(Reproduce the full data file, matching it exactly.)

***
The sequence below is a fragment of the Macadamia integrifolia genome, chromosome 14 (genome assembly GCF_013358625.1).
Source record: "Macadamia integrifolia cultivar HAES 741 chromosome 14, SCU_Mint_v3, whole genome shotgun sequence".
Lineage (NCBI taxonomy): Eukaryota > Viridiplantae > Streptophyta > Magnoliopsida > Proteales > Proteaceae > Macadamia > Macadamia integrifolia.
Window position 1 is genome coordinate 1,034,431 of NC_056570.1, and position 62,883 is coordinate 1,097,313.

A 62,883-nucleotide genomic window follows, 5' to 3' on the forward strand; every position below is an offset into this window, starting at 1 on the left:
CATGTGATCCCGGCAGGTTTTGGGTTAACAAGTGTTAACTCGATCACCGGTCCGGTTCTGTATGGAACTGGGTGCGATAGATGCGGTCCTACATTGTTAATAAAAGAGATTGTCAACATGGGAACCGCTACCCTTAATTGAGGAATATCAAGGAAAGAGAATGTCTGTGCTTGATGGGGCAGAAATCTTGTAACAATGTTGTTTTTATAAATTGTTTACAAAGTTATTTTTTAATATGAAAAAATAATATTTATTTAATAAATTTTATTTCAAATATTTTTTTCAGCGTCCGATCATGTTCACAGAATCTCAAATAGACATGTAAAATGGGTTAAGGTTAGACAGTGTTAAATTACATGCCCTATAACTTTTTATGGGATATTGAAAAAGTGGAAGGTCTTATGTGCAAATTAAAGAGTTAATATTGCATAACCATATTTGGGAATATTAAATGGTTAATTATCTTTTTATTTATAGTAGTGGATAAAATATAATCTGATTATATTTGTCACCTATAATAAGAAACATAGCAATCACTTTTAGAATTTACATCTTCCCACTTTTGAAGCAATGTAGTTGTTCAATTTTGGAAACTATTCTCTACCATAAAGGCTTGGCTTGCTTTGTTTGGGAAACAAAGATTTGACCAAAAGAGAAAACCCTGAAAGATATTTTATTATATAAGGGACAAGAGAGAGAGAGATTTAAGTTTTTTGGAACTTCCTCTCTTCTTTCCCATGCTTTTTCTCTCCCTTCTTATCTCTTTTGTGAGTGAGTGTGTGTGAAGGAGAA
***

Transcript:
The sequence below is a fragment of the Macadamia integrifolia genome, chromosome 14 (genome assembly GCF_013358625.1).
Source record: "Macadamia integrifolia cultivar HAES 741 chromosome 14, SCU_Mint_v3, whole genome shotgun sequence".
Lineage (NCBI taxonomy): Eukaryota > Viridiplantae > Streptophyta > Magnoliopsida > Proteales > Proteaceae > Macadamia > Macadamia integrifolia.
Window position 1 is genome coordinate 1,034,431 of NC_056570.1, and position 62,883 is coordinate 1,097,313.

A 62,883-nucleotide genomic window follows, 5' to 3' on the forward strand; every position below is an offset into this window, starting at 1 on the left:
CATGTGATCCCGGCAGGTTTTGGGTTAACAAGTGTTAACTCGATCACCGGTCCGGTTCTGTATGGAACTGGGTGCGATAGATGCGGTCCTACATTGTTAATAAAAGAGATTGTCAACATGGGAACCGCTACCCTTAATTGAGGAATATCAAGGAAAGAGAATGTCTGTGCTTGATGGGGCAGAAATCTTGTAACAATGTTGTTTTTATAAATTGTTTACAAAGTTATTTTTTAATATGAAAAAATAATATTTATTTAATAAATTTTATTTCAAATATTTTTTTCAGCGTCCGATCATGTTCACAGAATCTCAAATAGACATGTAAAATGGGTTAAGGTTAGACAGTGTTAAATTACATGCCCTATAACTTTTTATGGGATATTGAAAAAGTGGAAGGTCTTATGTGCAAATTAAAGAGTTAATATTGCATAACCATATTTGGGAATATTAAATGGTTAATTATCTTTTTATTTATAGTAGTGGATAAAATATAATCTGATTATATTTGTCACCTATAATAAGAAACATAGCAATCACTTTTAGAATTTACATCTTCCCACTTTTGAAGCAATGTAGTTGTTCAATTTTGGAAACTATTCTCTACCATAAAGGCTTGGCTTGCTTTGTTTGGGAAACAAAGATTTGACCAAAAGAGAAAACCCTGAAAGATATTTTATTATATAAGGGACAAGAGAGAGAGAGATTTAAGTTTTTTGGAACTTCCTCTCTTCTTTCCCATGCTTTTTCTCTCCCTTCTTATCTCTTTTGTGAGTGAGTGTGTGTGAAGGAGAA